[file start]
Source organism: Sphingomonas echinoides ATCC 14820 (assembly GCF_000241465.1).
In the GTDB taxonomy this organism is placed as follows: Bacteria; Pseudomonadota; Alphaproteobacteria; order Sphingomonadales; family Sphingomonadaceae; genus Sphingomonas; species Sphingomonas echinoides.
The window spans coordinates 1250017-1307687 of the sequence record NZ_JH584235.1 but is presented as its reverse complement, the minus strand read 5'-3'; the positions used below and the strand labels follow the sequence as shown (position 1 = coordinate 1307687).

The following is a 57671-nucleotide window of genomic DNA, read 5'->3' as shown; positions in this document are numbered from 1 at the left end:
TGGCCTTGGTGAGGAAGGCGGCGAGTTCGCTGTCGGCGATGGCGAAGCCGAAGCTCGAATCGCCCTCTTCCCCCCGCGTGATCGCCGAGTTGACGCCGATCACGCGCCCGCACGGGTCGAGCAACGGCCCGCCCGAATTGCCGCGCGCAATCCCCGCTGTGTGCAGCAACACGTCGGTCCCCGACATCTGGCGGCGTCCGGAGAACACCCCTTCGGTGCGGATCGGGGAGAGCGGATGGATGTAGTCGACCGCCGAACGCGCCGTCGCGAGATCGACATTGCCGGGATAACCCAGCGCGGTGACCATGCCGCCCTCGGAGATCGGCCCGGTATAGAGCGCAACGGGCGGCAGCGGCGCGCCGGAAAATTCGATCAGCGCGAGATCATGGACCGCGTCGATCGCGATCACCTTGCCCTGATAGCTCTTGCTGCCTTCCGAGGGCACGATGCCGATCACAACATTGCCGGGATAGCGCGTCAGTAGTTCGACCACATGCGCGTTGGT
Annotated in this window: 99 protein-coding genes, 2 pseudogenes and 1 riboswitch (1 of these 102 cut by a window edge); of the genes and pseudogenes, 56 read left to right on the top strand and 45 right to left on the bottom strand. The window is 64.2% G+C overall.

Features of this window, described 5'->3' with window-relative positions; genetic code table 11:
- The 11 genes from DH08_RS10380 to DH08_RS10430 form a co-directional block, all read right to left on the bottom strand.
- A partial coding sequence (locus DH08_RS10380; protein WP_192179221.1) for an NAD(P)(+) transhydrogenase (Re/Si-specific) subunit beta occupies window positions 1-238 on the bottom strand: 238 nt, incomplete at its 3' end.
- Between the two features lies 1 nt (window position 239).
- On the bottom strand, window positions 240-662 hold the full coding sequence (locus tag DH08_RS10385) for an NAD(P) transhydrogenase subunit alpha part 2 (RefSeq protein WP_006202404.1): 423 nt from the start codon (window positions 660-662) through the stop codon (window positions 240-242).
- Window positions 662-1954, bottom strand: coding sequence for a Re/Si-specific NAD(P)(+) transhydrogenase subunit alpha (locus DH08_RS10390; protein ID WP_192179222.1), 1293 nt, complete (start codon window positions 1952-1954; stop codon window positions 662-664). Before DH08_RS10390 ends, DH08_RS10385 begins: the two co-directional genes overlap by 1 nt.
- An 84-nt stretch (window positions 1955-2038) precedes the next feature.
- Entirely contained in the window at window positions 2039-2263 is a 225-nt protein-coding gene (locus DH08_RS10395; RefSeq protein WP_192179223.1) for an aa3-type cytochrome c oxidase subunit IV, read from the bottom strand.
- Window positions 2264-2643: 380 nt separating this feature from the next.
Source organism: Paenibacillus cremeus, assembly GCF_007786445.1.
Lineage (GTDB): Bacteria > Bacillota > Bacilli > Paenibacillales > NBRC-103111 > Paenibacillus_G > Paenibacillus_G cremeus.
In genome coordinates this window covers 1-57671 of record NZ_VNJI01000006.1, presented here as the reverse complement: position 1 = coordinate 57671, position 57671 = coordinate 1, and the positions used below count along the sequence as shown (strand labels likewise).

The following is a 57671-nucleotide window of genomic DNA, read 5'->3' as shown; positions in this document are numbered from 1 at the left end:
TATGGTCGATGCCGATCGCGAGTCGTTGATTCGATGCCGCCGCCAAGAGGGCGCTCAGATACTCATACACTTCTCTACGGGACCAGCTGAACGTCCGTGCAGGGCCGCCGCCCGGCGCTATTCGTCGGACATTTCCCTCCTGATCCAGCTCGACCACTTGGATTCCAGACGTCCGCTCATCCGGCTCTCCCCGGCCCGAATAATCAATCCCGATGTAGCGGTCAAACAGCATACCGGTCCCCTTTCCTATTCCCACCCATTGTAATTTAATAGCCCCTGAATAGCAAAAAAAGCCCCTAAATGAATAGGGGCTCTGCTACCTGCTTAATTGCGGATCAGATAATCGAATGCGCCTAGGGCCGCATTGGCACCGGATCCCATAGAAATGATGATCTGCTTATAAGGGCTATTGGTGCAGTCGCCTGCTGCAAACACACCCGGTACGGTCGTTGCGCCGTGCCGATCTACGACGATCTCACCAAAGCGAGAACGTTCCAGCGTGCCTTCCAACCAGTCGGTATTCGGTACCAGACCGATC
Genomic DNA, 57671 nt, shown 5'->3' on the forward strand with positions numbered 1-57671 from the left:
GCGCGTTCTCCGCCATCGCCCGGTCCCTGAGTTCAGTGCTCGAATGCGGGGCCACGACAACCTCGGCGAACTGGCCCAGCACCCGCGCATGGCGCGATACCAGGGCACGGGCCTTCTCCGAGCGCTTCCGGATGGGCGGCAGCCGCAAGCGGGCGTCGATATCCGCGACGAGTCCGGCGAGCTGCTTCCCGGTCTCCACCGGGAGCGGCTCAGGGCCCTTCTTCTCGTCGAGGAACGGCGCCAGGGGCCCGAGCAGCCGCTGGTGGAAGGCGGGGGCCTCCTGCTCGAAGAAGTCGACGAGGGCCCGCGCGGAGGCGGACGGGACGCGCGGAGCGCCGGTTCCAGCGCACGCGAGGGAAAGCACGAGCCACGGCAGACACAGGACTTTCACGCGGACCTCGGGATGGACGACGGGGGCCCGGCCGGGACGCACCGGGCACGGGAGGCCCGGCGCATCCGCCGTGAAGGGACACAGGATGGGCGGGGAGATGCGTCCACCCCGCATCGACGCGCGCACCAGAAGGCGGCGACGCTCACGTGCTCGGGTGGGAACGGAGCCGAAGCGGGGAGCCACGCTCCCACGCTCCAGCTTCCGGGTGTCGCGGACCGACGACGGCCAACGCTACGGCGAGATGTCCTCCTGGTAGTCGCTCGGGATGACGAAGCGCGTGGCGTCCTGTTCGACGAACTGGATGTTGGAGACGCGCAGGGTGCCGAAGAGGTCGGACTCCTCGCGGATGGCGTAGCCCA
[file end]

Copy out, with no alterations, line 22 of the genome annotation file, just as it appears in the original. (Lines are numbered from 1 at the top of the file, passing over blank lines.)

GCGCGTTCTCCGCCATCGCCCGGTCCCTGAGTTCAGTGCTCGAATGCGGGGCCACGACAACCTCGGCGAACTGGCCCAGCACCCGCGCATGGCGCGATACCAGGGCACGGGCCTTCTCCGAGCGCTTCCGGATGGGCGGCAGCCGCAAGCGGGCGTCGATATCCGCGACGAGTCCGGCGAGCTGCTTCCCGGTCTCCACCGGGAGCGGCTCAGGGCCCTTCTTCTCGTCGAGGAACGGCGCCAGGGGCCCGAGCAGCCGCTGGTGGAAGGCGGGGGCCTCCTGCTCGAAGAAGTCGACGAGGGCCCGCGCGGAGGCGGACGGGACGCGCGGAGCGCCGGTTCCAGCGCACGCGAGGGAAAGCACGAGCCACGGCAGACACAGGACTTTCACGCGGACCTCGGGATGGACGACGGGGGCCCGGCCGGGACGCACCGGGCACGGGAGGCCCGGCGCATCCGCCGTGAAGGGACACAGGATGGGCGGGGAGATGCGTCCACCCCGCATCGACGCGCGCACCAGAAGGCGGCGACGCTCACGTGCTCGGGTGGGAACGGAGCCGAAGCGGGGAGCCACGCTCCCACGCTCCAGCTTCCGGGTGTCGCGGACCGACGACGGCCAACGCTACGGCGAGATGTCCTCCTGGTAGTCGCTCGGGATGACGAAGCGCGTGGCGTCCTGTTCGACGAACTGGATGTTGGAGACGCGCAGGGTGCCGAAGAGGTCGGACTCCTCGCGGATGGCGTAGCCCA